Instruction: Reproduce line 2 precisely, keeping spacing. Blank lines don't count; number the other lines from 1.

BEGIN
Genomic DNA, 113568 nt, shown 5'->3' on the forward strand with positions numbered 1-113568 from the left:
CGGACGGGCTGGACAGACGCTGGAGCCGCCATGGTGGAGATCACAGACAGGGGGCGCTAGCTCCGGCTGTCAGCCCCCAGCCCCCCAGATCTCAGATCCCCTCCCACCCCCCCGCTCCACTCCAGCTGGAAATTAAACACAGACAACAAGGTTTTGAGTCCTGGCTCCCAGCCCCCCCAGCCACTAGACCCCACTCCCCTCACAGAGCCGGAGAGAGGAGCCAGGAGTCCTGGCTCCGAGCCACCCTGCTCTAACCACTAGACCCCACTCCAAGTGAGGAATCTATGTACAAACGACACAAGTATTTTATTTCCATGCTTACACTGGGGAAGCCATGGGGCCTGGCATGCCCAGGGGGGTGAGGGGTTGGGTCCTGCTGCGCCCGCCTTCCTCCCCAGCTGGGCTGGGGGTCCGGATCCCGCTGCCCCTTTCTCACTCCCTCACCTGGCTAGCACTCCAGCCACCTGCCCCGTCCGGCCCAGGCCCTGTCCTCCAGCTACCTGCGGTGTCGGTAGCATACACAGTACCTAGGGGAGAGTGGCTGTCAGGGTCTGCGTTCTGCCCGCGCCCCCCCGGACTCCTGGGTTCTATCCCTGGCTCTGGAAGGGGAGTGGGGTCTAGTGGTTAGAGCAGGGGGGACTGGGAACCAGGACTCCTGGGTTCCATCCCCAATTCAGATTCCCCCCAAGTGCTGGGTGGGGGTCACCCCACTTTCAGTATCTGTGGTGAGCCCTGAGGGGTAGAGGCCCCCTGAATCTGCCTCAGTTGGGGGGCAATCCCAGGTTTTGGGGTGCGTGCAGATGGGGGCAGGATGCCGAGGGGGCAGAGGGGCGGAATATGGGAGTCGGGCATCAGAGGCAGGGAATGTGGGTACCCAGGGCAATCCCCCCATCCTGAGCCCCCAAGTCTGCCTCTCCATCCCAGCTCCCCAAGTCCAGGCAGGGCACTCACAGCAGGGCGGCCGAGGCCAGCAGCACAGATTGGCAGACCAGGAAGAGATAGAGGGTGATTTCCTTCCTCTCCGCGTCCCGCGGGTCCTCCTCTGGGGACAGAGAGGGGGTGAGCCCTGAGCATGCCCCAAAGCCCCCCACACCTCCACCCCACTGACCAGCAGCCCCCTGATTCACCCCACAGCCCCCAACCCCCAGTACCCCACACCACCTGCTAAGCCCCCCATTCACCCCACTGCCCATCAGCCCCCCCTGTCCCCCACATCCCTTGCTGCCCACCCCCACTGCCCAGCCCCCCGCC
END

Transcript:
CGGACGGGCTGGACAGACGCTGGAGCCGCCATGGTGGAGATCACAGACAGGGGGCGCTAGCTCCGGCTGTCAGCCCCCAGCCCCCCAGATCTCAGATCCCCTCCCACCCCCCCGCTCCACTCCAGCTGGAAATTAAACACAGACAACAAGGTTTTGAGTCCTGGCTCCCAGCCCCCCCAGCCACTAGACCCCACTCCCCTCACAGAGCCGGAGAGAGGAGCCAGGAGTCCTGGCTCCGAGCCACCCTGCTCTAACCACTAGACCCCACTCCAAGTGAGGAATCTATGTACAAACGACACAAGTATTTTATTTCCATGCTTACACTGGGGAAGCCATGGGGCCTGGCATGCCCAGGGGGGTGAGGGGTTGGGTCCTGCTGCGCCCGCCTTCCTCCCCAGCTGGGCTGGGGGTCCGGATCCCGCTGCCCCTTTCTCACTCCCTCACCTGGCTAGCACTCCAGCCACCTGCCCCGTCCGGCCCAGGCCCTGTCCTCCAGCTACCTGCGGTGTCGGTAGCATACACAGTACCTAGGGGAGAGTGGCTGTCAGGGTCTGCGTTCTGCCCGCGCCCCCCCGGACTCCTGGGTTCTATCCCTGGCTCTGGAAGGGGAGTGGGGTCTAGTGGTTAGAGCAGGGGGGACTGGGAACCAGGACTCCTGGGTTCCATCCCCAATTCAGATTCCCCCCAAGTGCTGGGTGGGGGTCACCCCACTTTCAGTATCTGTGGTGAGCCCTGAGGGGTAGAGGCCCCCTGAATCTGCCTCAGTTGGGGGGCAATCCCAGGTTTTGGGGTGCGTGCAGATGGGGGCAGGATGCCGAGGGGGCAGAGGGGCGGAATATGGGAGTCGGGCATCAGAGGCAGGGAATGTGGGTACCCAGGGCAATCCCCCCATCCTGAGCCCCCAAGTCTGCCTCTCCATCCCAGCTCCCCAAGTCCAGGCAGGGCACTCACAGCAGGGCGGCCGAGGCCAGCAGCACAGATTGGCAGACCAGGAAGAGATAGAGGGTGATTTCCTTCCTCTCCGCGTCCCGCGGGTCCTCCTCTGGGGACAGAGAGGGGGTGAGCCCTGAGCATGCCCCAAAGCCCCCCACACCTCCACCCCACTGACCAGCAGCCCCCTGATTCACCCCACAGCCCCCAACCCCCAGTACCCCACACCACCTGCTAAGCCCCCCATTCACCCCACTGCCCATCAGCCCCCCCTGTCCCCCACATCCCTTGCTGCCCACCCCCACTGCCCAGCCCCCCGCC